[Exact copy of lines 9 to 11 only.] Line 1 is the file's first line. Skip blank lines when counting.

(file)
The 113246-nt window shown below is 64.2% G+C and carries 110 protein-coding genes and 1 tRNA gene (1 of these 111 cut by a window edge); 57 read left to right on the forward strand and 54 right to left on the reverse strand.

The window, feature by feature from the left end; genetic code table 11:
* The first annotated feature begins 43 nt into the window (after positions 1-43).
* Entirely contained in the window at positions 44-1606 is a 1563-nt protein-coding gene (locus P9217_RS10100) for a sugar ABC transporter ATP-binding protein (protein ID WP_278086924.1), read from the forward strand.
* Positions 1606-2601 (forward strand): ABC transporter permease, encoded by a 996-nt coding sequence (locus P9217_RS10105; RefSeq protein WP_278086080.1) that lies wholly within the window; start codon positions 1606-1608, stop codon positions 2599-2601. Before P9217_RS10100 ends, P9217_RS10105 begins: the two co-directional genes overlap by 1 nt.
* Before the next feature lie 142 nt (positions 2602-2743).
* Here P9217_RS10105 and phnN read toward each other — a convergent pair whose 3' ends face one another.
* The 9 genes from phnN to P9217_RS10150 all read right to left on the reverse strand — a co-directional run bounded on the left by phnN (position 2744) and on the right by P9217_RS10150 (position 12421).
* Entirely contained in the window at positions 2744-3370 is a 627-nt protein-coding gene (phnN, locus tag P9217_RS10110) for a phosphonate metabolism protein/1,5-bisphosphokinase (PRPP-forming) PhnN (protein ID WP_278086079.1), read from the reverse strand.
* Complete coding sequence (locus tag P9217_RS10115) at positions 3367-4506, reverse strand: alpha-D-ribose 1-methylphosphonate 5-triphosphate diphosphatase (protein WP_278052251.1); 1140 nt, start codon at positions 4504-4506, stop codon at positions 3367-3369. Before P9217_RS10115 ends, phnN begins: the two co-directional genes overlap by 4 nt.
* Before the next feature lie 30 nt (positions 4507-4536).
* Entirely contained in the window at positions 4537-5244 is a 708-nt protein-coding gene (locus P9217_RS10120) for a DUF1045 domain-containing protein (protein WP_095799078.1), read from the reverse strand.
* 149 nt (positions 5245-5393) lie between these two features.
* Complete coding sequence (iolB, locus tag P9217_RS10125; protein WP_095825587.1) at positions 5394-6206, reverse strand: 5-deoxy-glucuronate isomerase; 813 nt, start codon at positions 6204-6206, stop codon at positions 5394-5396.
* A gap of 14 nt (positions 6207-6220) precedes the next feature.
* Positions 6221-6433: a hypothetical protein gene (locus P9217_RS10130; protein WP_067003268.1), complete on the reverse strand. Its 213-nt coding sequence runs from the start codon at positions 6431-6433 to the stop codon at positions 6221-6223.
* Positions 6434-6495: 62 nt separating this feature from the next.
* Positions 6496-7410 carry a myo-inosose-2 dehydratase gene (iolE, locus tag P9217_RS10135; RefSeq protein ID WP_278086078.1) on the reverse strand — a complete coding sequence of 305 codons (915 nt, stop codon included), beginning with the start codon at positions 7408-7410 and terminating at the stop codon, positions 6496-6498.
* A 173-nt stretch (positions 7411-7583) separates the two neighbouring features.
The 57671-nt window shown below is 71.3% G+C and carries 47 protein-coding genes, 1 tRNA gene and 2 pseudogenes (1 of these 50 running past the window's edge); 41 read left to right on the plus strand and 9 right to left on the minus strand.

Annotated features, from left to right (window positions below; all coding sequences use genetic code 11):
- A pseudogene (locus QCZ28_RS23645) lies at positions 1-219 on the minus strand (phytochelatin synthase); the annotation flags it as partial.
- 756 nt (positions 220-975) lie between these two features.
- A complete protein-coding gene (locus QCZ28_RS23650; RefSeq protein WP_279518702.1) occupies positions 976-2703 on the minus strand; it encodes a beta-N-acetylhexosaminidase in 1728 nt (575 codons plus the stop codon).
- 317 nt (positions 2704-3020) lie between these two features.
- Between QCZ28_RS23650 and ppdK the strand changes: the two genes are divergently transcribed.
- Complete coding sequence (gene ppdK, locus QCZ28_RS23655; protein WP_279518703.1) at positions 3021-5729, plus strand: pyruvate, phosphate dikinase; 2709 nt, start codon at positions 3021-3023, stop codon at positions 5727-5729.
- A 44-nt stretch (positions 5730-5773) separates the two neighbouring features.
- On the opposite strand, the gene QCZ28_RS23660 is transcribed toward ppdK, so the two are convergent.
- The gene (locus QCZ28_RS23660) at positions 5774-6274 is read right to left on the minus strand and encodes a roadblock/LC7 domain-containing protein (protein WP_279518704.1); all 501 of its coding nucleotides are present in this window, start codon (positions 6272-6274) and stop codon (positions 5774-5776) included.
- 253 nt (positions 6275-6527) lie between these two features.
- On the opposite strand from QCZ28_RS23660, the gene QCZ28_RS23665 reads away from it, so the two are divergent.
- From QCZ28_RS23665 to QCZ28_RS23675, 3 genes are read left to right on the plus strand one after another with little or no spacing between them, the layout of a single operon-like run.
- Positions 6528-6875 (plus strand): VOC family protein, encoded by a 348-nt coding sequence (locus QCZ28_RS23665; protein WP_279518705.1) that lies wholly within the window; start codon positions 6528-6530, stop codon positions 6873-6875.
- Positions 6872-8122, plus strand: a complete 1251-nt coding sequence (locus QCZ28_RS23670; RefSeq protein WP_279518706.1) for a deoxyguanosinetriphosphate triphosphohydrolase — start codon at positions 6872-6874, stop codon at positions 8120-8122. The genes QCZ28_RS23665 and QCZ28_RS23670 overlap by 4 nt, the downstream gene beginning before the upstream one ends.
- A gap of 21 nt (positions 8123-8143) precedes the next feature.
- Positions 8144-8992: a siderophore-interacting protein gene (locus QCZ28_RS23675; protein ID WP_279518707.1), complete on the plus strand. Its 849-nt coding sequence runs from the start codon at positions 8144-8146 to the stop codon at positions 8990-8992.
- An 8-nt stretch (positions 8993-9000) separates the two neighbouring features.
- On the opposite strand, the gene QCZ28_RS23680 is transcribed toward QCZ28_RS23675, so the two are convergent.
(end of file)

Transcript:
* Entirely contained in the window at positions 2744-3370 is a 627-nt protein-coding gene (phnN, locus tag P9217_RS10110) for a phosphonate metabolism protein/1,5-bisphosphokinase (PRPP-forming) PhnN (protein ID WP_278086079.1), read from the reverse strand.
* Complete coding sequence (locus tag P9217_RS10115) at positions 3367-4506, reverse strand: alpha-D-ribose 1-methylphosphonate 5-triphosphate diphosphatase (protein WP_278052251.1); 1140 nt, start codon at positions 4504-4506, stop codon at positions 3367-3369. Before P9217_RS10115 ends, phnN begins: the two co-directional genes overlap by 4 nt.
* Before the next feature lie 30 nt (positions 4507-4536).